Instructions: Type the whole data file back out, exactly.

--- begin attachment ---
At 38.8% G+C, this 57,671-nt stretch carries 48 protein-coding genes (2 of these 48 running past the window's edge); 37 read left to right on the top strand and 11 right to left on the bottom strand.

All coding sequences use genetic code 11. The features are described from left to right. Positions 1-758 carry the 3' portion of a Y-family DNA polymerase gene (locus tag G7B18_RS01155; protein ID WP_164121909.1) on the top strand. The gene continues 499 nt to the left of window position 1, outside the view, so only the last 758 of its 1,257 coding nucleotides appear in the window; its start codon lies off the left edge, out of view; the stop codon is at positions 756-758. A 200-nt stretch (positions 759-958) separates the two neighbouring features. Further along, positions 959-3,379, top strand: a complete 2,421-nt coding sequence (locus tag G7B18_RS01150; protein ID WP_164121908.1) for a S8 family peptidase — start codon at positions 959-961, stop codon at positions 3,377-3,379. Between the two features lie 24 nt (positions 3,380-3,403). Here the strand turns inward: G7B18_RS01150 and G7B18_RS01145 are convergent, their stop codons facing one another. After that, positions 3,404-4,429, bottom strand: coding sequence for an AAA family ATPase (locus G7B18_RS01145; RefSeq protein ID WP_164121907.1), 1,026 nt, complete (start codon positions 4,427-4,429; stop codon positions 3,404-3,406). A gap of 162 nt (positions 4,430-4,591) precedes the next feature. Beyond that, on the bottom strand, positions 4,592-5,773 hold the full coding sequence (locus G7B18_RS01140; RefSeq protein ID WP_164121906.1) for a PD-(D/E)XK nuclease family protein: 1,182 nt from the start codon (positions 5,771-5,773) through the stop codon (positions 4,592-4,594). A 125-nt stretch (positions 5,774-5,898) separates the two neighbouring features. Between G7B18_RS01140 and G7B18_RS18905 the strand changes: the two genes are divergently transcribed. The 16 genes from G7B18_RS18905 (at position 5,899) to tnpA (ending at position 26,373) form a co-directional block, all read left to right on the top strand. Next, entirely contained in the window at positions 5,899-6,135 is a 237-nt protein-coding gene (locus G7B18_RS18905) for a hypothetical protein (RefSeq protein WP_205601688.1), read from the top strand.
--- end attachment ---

At 38.8% G+C, this 57,671-nt stretch carries 48 protein-coding genes (2 of these 48 running past the window's edge); 37 read left to right on the top strand and 11 right to left on the bottom strand.

All coding sequences use genetic code 11. The features are described from left to right. Positions 1-758 carry the 3' portion of a Y-family DNA polymerase gene (locus tag G7B18_RS01155; protein ID WP_164121909.1) on the top strand. The gene continues 499 nt to the left of window position 1, outside the view, so only the last 758 of its 1,257 coding nucleotides appear in the window; its start codon lies off the left edge, out of view; the stop codon is at positions 756-758. A 200-nt stretch (positions 759-958) separates the two neighbouring features. Further along, positions 959-3,379, top strand: a complete 2,421-nt coding sequence (locus tag G7B18_RS01150; protein ID WP_164121908.1) for a S8 family peptidase — start codon at positions 959-961, stop codon at positions 3,377-3,379. Between the two features lie 24 nt (positions 3,380-3,403). Here the strand turns inward: G7B18_RS01150 and G7B18_RS01145 are convergent, their stop codons facing one another. After that, positions 3,404-4,429, bottom strand: coding sequence for an AAA family ATPase (locus G7B18_RS01145; RefSeq protein ID WP_164121907.1), 1,026 nt, complete (start codon positions 4,427-4,429; stop codon positions 3,404-3,406). A gap of 162 nt (positions 4,430-4,591) precedes the next feature. Beyond that, on the bottom strand, positions 4,592-5,773 hold the full coding sequence (locus G7B18_RS01140; RefSeq protein ID WP_164121906.1) for a PD-(D/E)XK nuclease family protein: 1,182 nt from the start codon (positions 5,771-5,773) through the stop codon (positions 4,592-4,594). A 125-nt stretch (positions 5,774-5,898) separates the two neighbouring features. Between G7B18_RS01140 and G7B18_RS18905 the strand changes: the two genes are divergently transcribed. The 16 genes from G7B18_RS18905 (at position 5,899) to tnpA (ending at position 26,373) form a co-directional block, all read left to right on the top strand. Next, entirely contained in the window at positions 5,899-6,135 is a 237-nt protein-coding gene (locus G7B18_RS18905) for a hypothetical protein (RefSeq protein WP_205601688.1), read from the top strand.